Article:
Co-borrowers may want to rethink whose name goes first on a mortgage application.
Early findings from a study under way at the Woodstock Institute found that in the six-county Chicago area, joint applications for home purchases and refinancings were much more likely to be approved if a man was listed first on the application.
The study, which was controlled to account for a loan's size relative to the borrowers' income, also found that joint purchase and refinance applications headed by an African-American woman were far less likely to be approved than joint applications submitted by women of other ethnicities. African-American women-headed joint purchase applications were 34 percent less likely to be approved than applications on which the primary borrower was an African-American man. For mortgage refinancings, African-American women-led applications were almost 44 percent less likely to receive the loans.
While only one year of data were examined, researchers at Woodstock say the early findings are troubling.
"It's unlikely that there isn't some element of discrimination," said Spencer Cowan, vice president of research at Woodstock. "It may be totally unconscious."
Woodstock, a Chicago-based public policy and research organization, studied loan data available on about 257,000 purchase and refinance mortgages originated in 2010, for applicants with incomes of $20,000 to $999,000 and loan amounts of $20,000 to $800,000. The loans included those held in a bank's portfolio as well as those backed by Fannie Mae, Freddie Mac, the Federal Housing Administration and the Veterans Administration.
Researchers at Woodstock said they don't expect the disparity between male and female borrowers to significantly change as they look at an additional four years of data dating to 2007.
The results, Cowan said, show the need for additional loan data to be reported to the federal government, and include information on items such as age and credit scores of borrowers and the appraised value of properties, in order to better explain lending patterns.
The 2010 Dodd-Frank Wall Street overhaul legislation called on the Consumer Financial Protection Bureau to improve mortgage disclosure data, and last month Woodstock and 13 other organizations urged the bureau to begin its rule-making on the subject.
Diane Thompson, of counsel at the National Consumer Law Center, agreed that there could be any number of other factors at play. For instance, if a woman is listed first on an application but the male co-borrower's credit is impaired, the overall strength of the couple as borrowers wouldn't be as strong. Additional mortgage lending data could explain that denial.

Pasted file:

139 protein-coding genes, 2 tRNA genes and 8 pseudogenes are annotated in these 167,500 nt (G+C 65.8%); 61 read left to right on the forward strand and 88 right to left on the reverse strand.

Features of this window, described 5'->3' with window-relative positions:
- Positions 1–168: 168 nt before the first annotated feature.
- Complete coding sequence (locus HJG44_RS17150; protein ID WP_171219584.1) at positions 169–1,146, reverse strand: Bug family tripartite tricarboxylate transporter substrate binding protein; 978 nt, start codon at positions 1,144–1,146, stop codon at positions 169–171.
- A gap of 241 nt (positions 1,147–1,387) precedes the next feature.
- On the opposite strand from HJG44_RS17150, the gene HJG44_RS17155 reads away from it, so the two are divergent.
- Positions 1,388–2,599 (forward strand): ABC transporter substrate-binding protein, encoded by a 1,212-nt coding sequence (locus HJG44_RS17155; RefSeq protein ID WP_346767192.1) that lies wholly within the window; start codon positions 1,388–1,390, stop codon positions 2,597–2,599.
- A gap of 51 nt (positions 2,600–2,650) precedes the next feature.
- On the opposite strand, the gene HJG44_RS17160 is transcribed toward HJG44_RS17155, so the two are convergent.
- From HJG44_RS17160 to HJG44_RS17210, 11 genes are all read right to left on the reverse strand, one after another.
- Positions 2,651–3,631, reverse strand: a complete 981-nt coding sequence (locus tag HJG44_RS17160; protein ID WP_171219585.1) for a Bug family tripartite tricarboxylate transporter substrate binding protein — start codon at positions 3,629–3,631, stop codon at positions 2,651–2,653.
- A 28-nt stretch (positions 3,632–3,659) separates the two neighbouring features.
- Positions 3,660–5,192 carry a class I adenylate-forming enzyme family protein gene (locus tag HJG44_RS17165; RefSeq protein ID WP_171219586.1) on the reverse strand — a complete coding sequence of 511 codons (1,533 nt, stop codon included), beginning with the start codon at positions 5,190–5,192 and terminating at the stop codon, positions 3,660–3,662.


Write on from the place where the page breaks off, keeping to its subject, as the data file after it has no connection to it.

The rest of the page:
But she still believes there is gender bias at play.
"There are lots of different things that could be contributing to it, but it suggests to me that it's part of the long-established tradition of discrimination against women," Thompson said.
The overwhelming majority of home loans are backed by Fannie Mae, Freddie Mac, the FHA or other government-supported entities that each have their own loan approval standards. But in an era when lenders are afraid of having to take back bad mortgages from those entities, lenders also have their own loan approval processes in place.
Lenders declined to comment on Woodstock's findings, not having seen them, but several lenders noted that many consumers submit applications online and they are processed just as they are filled out by an applicant.
"There is nothing in our mortgage underwriting process that differentiates or distinguishes between co-applicants based on the order in which their names appear on loan documents," Terry Francisco, a Bank of America vice president, said in an email.
Last month, the Department of Housing and Urban Development adopted standards for the Fair Housing Act's disparate impact provisions, formalizing a theory that a housing policy can be discriminatory if it applies to everyone but leads to discrimination, regardless of whether it was intentional.
Cowan said the early results of Woodstock's research are "a perfect example of disparate impact. Something in the system is resulting in women applicants with a male co-applicant getting far fewer loans."
While the finding is unusual and surprising, Jeanne Lewis, an assistant vice president and lending compliance officer at Glenview State Bank, isn't so sure the higher rejection rate for women-led applications can be labeled discrimination.
"I'm not sure it indicates any wrongdoing, because the loan is being declined to both parties," she said. "For it to be a discriminatory practice, it would have to be one of the protected classes being declined. In my mind, it's not discriminatory."